Industrialization and the Working Class
|American Labor in Comparative Perspective||Previous||Next|
|Digital History ID 3186|
In 1905, Werner Sombart, a German social democrat who became a Nazi party supporter in the 1930s, asked why the American working class--unlike the workers in every other industrialized country--never produced a genuinely mass-based political party of its own. In Europe, the working class created Labor, Social Democratic, and Socialist parties with massive popular support; in sharp contrast, American workers threw their support to the Democratic and Republican Parties, which were broad-based coalitions that included business, middle-class, and labor interests.
Sombart's explanation was that the political and economic position of the American working class made it much more conservative than its European counterpart. In contrast to Europe, where the working class had to struggle to win the vote, universal manhood suffrage was the practice in the United States. Further, American workers, Sombart insisted, enjoyed a much higher standard of living than their European counterpart and had a much greater chance to rise into the middle class.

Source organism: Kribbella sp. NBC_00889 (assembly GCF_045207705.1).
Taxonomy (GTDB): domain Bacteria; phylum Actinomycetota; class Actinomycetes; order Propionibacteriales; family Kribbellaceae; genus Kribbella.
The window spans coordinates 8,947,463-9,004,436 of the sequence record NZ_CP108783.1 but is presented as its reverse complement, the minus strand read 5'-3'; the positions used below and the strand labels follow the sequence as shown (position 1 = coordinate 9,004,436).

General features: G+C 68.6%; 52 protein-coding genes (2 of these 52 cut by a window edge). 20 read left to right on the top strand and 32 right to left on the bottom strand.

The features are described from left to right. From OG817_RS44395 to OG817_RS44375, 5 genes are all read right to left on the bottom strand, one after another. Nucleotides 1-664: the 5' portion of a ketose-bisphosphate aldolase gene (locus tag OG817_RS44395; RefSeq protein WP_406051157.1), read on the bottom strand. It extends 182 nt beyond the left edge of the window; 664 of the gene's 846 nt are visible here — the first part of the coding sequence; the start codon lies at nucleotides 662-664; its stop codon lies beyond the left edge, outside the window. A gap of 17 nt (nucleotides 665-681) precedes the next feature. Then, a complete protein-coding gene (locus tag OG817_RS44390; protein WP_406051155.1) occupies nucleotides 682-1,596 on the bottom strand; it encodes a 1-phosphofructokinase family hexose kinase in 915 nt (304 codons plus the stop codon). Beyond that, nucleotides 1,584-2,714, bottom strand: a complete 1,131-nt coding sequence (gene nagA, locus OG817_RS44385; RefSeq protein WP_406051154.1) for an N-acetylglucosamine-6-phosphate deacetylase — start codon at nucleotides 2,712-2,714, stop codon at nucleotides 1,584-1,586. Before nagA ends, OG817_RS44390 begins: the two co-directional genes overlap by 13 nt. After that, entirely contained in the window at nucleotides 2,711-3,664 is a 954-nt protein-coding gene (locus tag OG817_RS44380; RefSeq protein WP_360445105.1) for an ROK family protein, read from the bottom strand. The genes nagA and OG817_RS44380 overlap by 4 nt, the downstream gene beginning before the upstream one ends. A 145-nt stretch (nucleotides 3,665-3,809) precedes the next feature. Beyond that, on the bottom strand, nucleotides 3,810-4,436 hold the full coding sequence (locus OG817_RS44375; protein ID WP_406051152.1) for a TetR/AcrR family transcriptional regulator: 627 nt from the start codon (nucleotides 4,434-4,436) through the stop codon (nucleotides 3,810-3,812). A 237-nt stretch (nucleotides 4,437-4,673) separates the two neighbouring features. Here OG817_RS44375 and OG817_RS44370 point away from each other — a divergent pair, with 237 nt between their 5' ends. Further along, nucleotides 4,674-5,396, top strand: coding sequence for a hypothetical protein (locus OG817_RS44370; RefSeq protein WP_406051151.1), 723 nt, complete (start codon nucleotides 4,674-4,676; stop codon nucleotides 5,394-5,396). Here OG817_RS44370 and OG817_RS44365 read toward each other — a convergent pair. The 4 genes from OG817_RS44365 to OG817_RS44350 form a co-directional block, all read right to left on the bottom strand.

Sombart overestimated the economic well being of the American working class. While the average income of industrial workers in the United States were indeed higher than in Europe, between 1860 and 1913, working-class wages, adjusted for inflation, rose more slowly than in Britain, France, Germany, or Sweden. In addition, the American economy between the Civil War and World War I was even more subject to boom and bust cycles than the economies of other industrial countries.
During the late 19th century, the average American worker was jobless for three or four months a year due to illness, inclement weather, or seasonal unemployment.
In the late 19th century, the average income of an urban worker was only about $400 or $500 a year, a sum insufficient to support a family. The remainder was made up by wives and especially by older children. Children under the age of 16 contributed about 20 percent of the income. These children worked not because their parents were heartless, but because their earnings were absolutely essential for their family's well-being.